It was conceived as an “un-symphony.” Decades before orchestras recognized the need to reinvent themselves and their mission for the future, Alfred Schnittke challenged listeners and performers alike to question the continued viability of the cornerstone of the orchestral repertory — the symphony — in his iconoclastic Symphony No. 1 (1969-72).
“It is an attempt,” Schnittke explained, “to reconstruct the classical form of the four-movement symphony (with dramatic sonata form, a ‘funfair-scherzo,’ a philosophical Adagio and a liberating finale) — a form which has meanwhile been destroyed by the development of music — from fragments and leftovers, supplying new material where it was missing.”
Schnittke’s “leftovers” came from Beethoven, Chopin, Strauss, Grieg, Tchaikovsky, Haydn, Gregorian chant, not to mention his own earlier music for film and theater, which supplied the lowbrow bits and banal scraps ranging from ragtime and band marches to pop. The new material included a lengthy free jazz improvisation. This is music that brooks no complacency; the fragments and allusions collide and refract in an unsettling kaleidoscope of chaos, though a haunting lyricism also emerges.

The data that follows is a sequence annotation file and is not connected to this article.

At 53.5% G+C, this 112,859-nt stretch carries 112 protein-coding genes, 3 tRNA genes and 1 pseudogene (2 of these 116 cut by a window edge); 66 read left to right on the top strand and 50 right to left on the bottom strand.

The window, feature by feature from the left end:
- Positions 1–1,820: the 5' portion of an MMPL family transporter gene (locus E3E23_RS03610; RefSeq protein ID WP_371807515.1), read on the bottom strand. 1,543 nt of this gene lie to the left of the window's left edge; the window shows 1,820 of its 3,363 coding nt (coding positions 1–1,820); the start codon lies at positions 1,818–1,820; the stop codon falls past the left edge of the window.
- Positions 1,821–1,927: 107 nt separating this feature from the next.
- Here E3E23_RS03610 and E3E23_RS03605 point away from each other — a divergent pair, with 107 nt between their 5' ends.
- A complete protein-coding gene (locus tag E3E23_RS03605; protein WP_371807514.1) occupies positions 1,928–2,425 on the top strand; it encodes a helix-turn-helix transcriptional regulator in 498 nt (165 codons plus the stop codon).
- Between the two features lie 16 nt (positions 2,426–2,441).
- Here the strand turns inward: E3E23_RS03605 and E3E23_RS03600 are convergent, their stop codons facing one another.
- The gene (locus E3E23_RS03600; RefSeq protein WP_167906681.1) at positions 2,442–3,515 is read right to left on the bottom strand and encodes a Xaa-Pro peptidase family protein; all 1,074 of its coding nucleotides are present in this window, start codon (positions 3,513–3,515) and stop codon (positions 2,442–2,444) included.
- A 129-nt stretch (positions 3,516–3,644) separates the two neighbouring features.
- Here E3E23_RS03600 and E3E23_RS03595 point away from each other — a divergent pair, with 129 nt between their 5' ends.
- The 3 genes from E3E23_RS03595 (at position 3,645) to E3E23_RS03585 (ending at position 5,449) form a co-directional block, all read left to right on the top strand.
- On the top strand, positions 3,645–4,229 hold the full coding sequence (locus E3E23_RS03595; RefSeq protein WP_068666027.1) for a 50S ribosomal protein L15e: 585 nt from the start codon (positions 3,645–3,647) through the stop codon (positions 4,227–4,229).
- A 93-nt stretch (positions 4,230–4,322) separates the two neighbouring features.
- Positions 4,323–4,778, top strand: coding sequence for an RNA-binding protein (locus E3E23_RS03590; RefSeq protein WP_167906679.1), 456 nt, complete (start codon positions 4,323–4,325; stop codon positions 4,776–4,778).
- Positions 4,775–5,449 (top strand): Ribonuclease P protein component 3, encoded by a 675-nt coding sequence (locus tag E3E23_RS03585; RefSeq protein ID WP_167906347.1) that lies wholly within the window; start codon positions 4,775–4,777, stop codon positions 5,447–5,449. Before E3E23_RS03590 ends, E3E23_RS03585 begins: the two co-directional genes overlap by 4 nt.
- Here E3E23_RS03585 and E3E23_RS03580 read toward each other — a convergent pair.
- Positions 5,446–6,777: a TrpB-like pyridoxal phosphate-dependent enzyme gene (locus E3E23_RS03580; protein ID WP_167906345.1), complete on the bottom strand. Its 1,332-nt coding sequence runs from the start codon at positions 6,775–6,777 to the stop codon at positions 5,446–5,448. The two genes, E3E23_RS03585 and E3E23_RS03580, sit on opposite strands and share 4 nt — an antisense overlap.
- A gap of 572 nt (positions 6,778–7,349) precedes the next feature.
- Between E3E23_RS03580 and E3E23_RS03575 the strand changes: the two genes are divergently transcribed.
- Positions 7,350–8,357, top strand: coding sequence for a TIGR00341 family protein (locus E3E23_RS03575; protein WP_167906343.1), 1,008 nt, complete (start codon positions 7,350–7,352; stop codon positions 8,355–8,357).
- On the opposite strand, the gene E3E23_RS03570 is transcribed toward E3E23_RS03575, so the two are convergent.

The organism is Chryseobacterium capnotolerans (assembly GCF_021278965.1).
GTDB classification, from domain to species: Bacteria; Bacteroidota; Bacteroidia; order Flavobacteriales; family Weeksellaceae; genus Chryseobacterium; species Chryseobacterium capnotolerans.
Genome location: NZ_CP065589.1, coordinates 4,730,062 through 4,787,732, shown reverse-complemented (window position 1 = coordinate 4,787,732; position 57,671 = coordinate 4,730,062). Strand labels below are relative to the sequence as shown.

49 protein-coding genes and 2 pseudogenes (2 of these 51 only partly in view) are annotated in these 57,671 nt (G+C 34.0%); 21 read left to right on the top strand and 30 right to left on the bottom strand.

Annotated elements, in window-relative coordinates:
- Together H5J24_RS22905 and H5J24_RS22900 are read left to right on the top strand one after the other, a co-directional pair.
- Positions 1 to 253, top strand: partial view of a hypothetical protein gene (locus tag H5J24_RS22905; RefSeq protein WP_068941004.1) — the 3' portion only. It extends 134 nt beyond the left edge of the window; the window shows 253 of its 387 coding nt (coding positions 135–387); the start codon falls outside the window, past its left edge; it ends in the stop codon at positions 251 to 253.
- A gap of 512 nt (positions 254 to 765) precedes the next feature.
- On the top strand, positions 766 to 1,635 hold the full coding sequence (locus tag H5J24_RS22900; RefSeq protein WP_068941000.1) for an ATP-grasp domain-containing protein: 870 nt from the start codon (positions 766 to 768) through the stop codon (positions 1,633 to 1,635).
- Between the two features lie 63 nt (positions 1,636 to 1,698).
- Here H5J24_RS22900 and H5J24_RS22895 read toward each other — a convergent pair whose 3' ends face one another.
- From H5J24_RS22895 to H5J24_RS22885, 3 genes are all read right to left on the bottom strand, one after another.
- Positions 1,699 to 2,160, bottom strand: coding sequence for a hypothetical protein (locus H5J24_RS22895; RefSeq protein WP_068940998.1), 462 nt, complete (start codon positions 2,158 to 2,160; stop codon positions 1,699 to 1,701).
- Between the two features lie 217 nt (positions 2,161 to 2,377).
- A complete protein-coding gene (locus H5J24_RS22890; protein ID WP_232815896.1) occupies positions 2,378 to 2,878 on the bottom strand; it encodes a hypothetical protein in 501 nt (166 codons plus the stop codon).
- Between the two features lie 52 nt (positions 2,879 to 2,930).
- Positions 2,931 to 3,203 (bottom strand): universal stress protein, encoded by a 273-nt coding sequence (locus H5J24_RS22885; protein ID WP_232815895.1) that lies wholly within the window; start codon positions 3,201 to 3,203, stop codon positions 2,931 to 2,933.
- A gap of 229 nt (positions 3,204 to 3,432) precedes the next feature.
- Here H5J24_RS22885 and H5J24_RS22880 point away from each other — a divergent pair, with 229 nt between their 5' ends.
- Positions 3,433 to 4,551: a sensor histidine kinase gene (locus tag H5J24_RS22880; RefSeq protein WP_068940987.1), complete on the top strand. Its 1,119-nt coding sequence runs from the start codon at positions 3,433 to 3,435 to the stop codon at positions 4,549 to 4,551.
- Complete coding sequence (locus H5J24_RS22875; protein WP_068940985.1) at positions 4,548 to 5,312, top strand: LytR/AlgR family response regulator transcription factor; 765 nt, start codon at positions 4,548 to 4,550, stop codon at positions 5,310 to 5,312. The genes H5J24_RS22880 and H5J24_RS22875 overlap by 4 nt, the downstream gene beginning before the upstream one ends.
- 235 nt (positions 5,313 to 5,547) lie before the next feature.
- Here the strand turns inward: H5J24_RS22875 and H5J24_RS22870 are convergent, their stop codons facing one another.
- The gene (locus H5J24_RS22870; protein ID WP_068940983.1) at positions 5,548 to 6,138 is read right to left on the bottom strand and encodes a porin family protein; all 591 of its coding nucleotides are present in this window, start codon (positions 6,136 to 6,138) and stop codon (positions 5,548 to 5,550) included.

Eye-opening as well as ear-opening, Schnittke’s Symphony No. 1 was also conceived as performance art. The drama of symphonic performance so often taken for granted (the conductor’s and players’ numerous entrances and exits, even their internal spats), was explicitly “choreographed” by the composer.
Permitted only a single, now legendary, performance in the provinces of Soviet Russia in 1974, Schnittke’s Symphony No. 1 was his breakout work. It cemented his reputation as an original, “polystylistic” composer. In 1988, when American audiences heard the work for their first and only time presented by the Boston Symphony (conducted by its dedicatee Gennady Rozhdestvensky), some audience members stormed out in indignation. The rest stood and cheered enthusiastically.